More critical reflection and debate is needed on the design of guides for VCD. The authors suggest three areas for this reflection and debate: concepts, methods, and tools for addressing the needs of the poor in value chains; tools for addressing variations in the context; and mechanisms for mutual learning on the design and implementation of VCD.
The paper concludes with various recommendations for guide authors and donors that support VCD.
Problem-solving approaches to research have dominated the not-for-profit festival management field. Little attention has been paid to how festival organizations…
Problem-solving approaches to research have dominated the not-for-profit festival management field. Little attention has been paid to how festival organizations successfully create cultures where knowledge transfer is practised within the high intensity of a festival life cycle. Drawing upon insights from social practice theory and appreciative inquiry (AI), the purpose of this paper is to offer a different conceptual approach to understanding how knowledge transfer “works” as an organizational practice to produce a collaborative festival culture.
This paper draws upon an ethnographic case study with the highly acclaimed Queensland Music Festival organization in Australia. The research questions and methods were framed around an appreciative approach that identified formal and informal practices that " worked " rather than a conventional problem-focused analysis.
This research focused on appreciating the cultural context that shaped the interrelationships between formal and informal knowledge transfer practices that enabled trust and collaboration. A range of knowledge transfer practices was identified that contributed to the creation of a shared festival ethos and the on-going sustainability of the festival vision.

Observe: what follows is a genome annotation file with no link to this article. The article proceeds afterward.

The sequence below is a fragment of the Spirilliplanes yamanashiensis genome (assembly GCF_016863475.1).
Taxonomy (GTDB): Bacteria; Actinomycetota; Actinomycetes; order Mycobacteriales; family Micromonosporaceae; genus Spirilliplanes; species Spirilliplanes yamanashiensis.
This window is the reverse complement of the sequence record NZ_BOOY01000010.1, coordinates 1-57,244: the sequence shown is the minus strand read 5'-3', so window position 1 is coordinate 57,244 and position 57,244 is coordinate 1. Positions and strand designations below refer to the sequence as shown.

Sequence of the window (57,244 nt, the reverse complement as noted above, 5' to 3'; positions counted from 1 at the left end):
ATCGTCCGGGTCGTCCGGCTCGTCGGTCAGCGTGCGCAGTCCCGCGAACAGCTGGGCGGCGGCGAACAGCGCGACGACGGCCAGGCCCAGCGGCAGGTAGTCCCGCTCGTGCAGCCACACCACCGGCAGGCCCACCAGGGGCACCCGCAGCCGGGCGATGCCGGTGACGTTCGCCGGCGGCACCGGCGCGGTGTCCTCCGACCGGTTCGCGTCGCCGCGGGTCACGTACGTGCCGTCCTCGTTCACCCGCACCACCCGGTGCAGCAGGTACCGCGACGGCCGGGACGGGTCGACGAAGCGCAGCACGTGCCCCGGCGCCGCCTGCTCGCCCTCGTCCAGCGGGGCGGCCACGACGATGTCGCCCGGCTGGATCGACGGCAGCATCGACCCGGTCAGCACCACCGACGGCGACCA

The not-for-profit sector brings numerous challenges for festival organizations, and there is a need to appreciate how collaborative and creative knowledge transfer can occur formally and informally. Festival organizers can benefit from understanding the relational and practice dimensions of knowledge management as they are performed within specific organizational contexts.
An appreciative understanding of knowledge transfer practices has not yet been applied to not-for-profit festival organizations, where problem-solving approaches dominate the field.
In our society, there are some trends that are not exciting. We are living increasingly in an aging society and we are becoming fatter (globesity). Moreover, we are facing an alarming decline in physical activity (PA) worldwide. In this context, chronic diseases are booming and health expenditures are skyrocketing. Stimulating PA is likely the best way to reduce the burden of disease and increase the social, psychological, and economic well-being of a community. In this chapter, two projects aimed at increasing PA among individuals are presented. The key point of the two projects is that they medicalize PA. The first project was carried out in Italy. A series of doctors started to “prescribe” PA as if it were a medicine. Therefore, PA is presented as a real cure to treat diseases and pathologies. The other project was supported by a private enterprise. The “concept” of the project is summarized as follows: “The quantity and quality of the physical activity carried out by the patient should be considered by the general practitioner as a clinical parameter as well as other parameters, such as blood pressure, weight, and glucose level.” It is possible that the success of these two initiatives stems from the fact that the biomedical complex has a strong influence on the part of the population. It is very effective to use a reliable source to spread a health promotion message. It becomes a medicalization without pathologization and a form of medicalization without pharmacologicalization. In Conrad’s (2007) words, it becomes a conceptual medicalization.
With an ever increasingly sophisticated technology, man has produced tools and systems which essentially extend his basic capacities: computers to handle calculations beyond his immediate grasp: supersonic planes to transport him faster.
AT THE instigation of Peter Labdon, who is County Librarian of Suffolk as well as a member of the executive committee of the National Book League (when his awesome editorial responsibilities at NLW allow him the time), the NBL is starting an exciting new development designed to create, it is hoped, a set of regional branches throughout the UK.